In a post earlier this morning, I agreed with Danah Boyd that not enough attention is being paid to the criminal justice threat model in discussing student privacy and in attempts to reform FERPA.
Now look at this article on Inside Higher Ed by Scott Jaschik and consider these statistics:
- Almost three-quarters of colleges and universities collect high school disciplinary information (many through the question on the subject included on the Common Application).
- Of those that collect the information, 89 percent report that they use the information in admissions decisions.
The issue of whether high school disciplinary infractions are relevant to college admissions has long challenged both high schools and colleges. Many fear that a minor misdeed of a high school freshman could unreasonably hurt an applicant. But many also worry that someone who might pose a danger to fellow students could be admitted without the college knowing the risks.
A related debate is whether colleges should ask about and consider applicants’ criminal backgrounds. Students at Princeton University last year urged the institution (without success) to stop asking about applicants’ criminal past, arguing that the criminal justice system is unfair to many minority, low-income people, such that a conviction may not mean anything.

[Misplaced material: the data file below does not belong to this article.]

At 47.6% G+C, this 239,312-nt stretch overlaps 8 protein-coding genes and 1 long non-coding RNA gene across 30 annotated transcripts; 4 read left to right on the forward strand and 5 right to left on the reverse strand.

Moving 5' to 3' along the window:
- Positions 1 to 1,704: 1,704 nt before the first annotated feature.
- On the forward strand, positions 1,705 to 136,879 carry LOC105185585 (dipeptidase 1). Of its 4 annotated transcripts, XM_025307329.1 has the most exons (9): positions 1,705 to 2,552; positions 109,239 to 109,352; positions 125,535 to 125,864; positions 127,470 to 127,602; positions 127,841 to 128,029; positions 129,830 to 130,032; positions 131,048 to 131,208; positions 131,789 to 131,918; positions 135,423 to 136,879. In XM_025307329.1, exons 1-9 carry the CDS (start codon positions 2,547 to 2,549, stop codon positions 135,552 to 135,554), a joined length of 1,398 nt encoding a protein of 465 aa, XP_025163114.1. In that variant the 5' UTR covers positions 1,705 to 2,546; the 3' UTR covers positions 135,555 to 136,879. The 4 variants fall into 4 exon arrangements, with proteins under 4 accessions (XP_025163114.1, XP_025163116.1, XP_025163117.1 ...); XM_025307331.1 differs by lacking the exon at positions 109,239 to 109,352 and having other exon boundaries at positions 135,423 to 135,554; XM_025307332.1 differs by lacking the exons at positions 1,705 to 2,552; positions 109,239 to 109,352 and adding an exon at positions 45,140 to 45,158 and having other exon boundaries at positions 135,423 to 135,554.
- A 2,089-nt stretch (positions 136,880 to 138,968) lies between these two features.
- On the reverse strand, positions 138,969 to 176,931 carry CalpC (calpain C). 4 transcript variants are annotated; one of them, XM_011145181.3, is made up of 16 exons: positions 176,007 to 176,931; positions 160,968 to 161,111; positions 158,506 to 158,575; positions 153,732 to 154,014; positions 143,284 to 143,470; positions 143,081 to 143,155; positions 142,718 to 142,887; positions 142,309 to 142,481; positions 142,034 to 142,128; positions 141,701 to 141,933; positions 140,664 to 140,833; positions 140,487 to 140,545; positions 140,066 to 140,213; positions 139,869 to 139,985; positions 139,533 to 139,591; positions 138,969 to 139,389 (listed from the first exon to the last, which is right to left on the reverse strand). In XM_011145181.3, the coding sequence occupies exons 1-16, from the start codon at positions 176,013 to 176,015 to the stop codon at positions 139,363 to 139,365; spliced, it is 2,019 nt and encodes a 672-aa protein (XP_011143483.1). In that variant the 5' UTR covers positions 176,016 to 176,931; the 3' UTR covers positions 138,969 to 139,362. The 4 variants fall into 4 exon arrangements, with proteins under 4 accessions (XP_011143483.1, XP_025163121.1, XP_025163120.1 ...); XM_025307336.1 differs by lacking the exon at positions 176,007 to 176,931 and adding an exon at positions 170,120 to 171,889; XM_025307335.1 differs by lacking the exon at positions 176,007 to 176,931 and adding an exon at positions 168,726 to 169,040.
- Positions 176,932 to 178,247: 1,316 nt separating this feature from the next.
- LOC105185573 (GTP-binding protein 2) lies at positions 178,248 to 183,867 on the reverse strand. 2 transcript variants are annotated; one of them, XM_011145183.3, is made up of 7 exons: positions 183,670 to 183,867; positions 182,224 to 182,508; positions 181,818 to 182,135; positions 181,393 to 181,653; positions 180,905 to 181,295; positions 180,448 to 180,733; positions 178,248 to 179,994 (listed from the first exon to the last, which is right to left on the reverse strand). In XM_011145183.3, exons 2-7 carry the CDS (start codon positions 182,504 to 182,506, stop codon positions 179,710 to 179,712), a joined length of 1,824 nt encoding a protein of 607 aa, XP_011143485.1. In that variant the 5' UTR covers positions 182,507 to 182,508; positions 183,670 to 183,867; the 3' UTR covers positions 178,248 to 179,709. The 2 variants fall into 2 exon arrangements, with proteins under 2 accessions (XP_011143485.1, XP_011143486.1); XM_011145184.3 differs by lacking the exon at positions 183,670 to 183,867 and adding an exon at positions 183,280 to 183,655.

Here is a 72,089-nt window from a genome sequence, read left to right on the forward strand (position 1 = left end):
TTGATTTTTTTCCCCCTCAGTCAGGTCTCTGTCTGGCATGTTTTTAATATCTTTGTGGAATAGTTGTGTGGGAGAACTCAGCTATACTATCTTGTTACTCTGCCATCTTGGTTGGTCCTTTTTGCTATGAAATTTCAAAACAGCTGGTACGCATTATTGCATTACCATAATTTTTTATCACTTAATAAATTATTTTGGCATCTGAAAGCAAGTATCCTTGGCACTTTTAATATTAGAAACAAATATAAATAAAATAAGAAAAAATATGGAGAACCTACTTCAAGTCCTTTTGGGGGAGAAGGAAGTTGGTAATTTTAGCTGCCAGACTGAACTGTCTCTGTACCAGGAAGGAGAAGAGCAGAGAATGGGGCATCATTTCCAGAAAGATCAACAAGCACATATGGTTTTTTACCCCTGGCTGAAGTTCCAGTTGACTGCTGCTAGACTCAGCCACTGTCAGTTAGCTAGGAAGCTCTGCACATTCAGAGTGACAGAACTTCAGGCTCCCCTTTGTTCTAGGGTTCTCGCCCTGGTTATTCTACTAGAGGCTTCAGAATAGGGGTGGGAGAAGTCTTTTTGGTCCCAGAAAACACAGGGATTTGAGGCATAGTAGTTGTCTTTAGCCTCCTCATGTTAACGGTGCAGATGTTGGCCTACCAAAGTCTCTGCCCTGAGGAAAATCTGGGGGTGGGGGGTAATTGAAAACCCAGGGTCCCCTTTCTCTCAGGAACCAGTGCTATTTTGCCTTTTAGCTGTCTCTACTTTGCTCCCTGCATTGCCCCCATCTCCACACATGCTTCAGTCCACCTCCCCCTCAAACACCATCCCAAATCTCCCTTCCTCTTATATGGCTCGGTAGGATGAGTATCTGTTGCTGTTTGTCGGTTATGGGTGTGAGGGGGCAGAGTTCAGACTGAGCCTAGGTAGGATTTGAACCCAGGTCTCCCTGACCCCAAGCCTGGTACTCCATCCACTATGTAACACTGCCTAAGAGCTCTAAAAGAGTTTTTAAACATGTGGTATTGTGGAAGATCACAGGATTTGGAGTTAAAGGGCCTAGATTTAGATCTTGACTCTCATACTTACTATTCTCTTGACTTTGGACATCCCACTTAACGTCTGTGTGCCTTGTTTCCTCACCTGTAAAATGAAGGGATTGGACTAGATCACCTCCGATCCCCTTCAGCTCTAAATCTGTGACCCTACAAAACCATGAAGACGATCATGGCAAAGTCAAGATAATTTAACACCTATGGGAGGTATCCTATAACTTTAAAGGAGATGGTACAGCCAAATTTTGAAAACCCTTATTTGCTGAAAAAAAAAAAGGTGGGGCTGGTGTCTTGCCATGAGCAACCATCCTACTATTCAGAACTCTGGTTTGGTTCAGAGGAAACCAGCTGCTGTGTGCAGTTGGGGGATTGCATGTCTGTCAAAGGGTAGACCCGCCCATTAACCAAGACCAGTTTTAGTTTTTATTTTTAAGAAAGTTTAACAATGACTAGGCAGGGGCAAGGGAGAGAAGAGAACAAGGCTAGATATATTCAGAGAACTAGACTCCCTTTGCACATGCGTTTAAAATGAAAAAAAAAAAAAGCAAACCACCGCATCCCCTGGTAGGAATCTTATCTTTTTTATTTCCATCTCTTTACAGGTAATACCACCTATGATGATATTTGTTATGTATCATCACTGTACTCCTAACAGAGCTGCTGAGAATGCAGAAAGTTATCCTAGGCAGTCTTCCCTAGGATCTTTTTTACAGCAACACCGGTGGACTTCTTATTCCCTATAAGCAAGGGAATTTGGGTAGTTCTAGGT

What k-12 schools do in terms of privacy protections that impact discipline and criminal referrals makes a huge difference in the lives of students, and we need a lot more discussion and consideration of these issues. There are First Amendment issues, Fourth Amendment issues, Fifth Amendment issues, and issues of systemic bias against students of color and students with disabilities.
So if you want to keep talking about unwanted marketing to students, that’s your right, of course, but I’d really encourage you to look at this other aspect of student privacy and work to strengthen related privacy protections – before we permanently diminish the future of many students who are already at a disadvantage in our society.